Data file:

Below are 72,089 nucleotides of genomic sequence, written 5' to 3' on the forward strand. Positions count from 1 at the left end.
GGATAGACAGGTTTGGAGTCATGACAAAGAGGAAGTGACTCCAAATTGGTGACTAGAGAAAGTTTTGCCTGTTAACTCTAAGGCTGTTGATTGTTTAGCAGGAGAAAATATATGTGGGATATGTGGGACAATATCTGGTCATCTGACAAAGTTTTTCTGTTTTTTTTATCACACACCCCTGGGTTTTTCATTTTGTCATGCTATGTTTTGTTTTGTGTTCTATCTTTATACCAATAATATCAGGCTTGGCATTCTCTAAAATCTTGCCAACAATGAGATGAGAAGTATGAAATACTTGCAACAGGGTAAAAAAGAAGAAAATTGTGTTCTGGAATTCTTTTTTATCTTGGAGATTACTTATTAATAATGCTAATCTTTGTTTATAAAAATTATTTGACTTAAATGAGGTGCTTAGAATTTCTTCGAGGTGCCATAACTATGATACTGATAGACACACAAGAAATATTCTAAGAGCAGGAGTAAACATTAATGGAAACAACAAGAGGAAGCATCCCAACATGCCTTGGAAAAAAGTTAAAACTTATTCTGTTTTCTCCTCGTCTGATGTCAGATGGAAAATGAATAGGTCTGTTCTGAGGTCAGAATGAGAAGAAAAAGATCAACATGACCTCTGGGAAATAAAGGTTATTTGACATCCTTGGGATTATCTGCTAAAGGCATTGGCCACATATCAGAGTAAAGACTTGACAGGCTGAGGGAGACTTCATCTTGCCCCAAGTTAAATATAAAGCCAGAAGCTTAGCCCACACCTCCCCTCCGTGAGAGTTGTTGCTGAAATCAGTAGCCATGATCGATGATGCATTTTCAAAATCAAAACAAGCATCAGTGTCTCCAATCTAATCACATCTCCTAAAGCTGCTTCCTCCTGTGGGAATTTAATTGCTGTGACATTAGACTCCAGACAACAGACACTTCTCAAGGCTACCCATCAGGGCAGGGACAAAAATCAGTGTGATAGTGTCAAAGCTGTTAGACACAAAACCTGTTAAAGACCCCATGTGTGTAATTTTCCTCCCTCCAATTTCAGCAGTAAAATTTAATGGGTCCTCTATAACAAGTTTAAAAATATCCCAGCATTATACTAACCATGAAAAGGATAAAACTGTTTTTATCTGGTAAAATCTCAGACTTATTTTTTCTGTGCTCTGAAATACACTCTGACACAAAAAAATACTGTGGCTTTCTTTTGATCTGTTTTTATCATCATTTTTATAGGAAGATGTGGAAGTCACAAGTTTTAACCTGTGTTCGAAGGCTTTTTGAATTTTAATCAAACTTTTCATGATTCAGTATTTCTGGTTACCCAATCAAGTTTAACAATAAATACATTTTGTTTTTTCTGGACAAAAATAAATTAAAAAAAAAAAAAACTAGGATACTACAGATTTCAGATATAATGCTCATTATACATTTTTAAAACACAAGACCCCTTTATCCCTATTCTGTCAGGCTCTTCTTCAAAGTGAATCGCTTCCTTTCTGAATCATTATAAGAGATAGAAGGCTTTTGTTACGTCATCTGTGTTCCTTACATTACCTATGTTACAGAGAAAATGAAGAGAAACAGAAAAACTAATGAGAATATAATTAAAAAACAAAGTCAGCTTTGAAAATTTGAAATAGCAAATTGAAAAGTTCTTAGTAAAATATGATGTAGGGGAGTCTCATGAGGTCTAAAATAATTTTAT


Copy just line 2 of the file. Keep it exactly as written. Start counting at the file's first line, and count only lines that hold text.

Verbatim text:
GGATAGACAGGTTTGGAGTCATGACAAAGAGGAAGTGACTCCAAATTGGTGACTAGAGAAAGTTTTGCCTGTTAACTCTAAGGCTGTTGATTGTTTAGCAGGAGAAAATATATGTGGGATATGTGGGACAATATCTGGTCATCTGACAAAGTTTTTCTGTTTTTTTTATCACACACCCCTGGGTTTTTCATTTTGTCATGCTATGTTTTGTTTTGTGTTCTATCTTTATACCAATAATATCAGGCTTGGCATTCTCTAAAATCTTGCCAACAATGAGATGAGAAGTATGAAATACTTGCAACAGGGTAAAAAAGAAGAAAATTGTGTTCTGGAATTCTTTTTTATCTTGGAGATTACTTATTAATAATGCTAATCTTTGTTTATAAAAATTATTTGACTTAAATGAGGTGCTTAGAATTTCTTCGAGGTGCCATAACTATGATACTGATAGACACACAAGAAATATTCTAAGAGCAGGAGTAAACATTAATGGAAACAACAAGAGGAAGCATCCCAACATGCCTTGGAAAAAAGTTAAAACTTATTCTGTTTTCTCCTCGTCTGATGTCAGATGGAAAATGAATAGGTCTGTTCTGAGGTCAGAATGAGAAGAAAAAGATCAACATGACCTCTGGGAAATAAAGGTTATTTGACATCCTTGGGATTATCTGCTAAAGGCATTGGCCACATATCAGAGTAAAGACTTGACAGGCTGAGGGAGACTTCATCTTGCCCCAAGTTAAATATAAAGCCAGAAGCTTAGCCCACACCTCCCCTCCGTGAGAGTTGTTGCTGAAATCAGTAGCCATGATCGATGATGCATTTTCAAAATCAAAACAAGCATCAGTGTCTCCAATCTAATCACATCTCCTAAAGCTGCTTCCTCCTGTGGGAATTTAATTGCTGTGACATTAGACTCCAGACAACAGACACTTCTCAAGGCTACCCATCAGGGCAGGGACAAAAATCAGTGTGATAGTGTCAAAGCTGTTAGACACAAAACCTGTTAAAGACCCCATGTGTGTAATTTTCCTCCCTCCAATTTCAGCAGTAAAATTTAATGGGTCCTCTATAACAAGTTTAAAAATATCCCAGCATTATACTAACCATGAAAAGGATAAAACTGTTTTTATCTGGTAAAATCTCAGACTTATTTTTTCTGTGCTCTGAAATACACTCTGACACAAAAAAATACTGTGGCTTTCTTTTGATCTGTTTTTATCATCATTTTTATAGGAAGATGTGGAAGTCACAAGTTTTAACCTGTGTTCGAAGGCTTTTTGAATTTTAATCAAACTTTTCATGATTCAGTATTTCTGGTTACCCAATCAAGTTTAACAATAAATACATTTTGTTTTTTCTGGACAAAAATAAATTAAAAAAAAAAAAAACTAGGATACTACAGATTTCAGATATAATGCTCATTATACATTTTTAAAACACAAGACCCCTTTATCCCTATTCTGTCAGGCTCTTCTTCAAAGTGAATCGCTTCCTTTCTGAATCATTATAAGAGATAGAAGGCTTTTGTTACGTCATCTGTGTTCCTTACATTACCTATGTTACAGAGAAAATGAAGAGAAACAGAAAAACTAATGAGAATATAATTAAAAAACAAAGTCAGCTTTGAAAATTTGAAATAGCAAATTGAAAAGTTCTTAGTAAAATATGATGTAGGGGAGTCTCATGAGGTCTAAAATAATTTTAT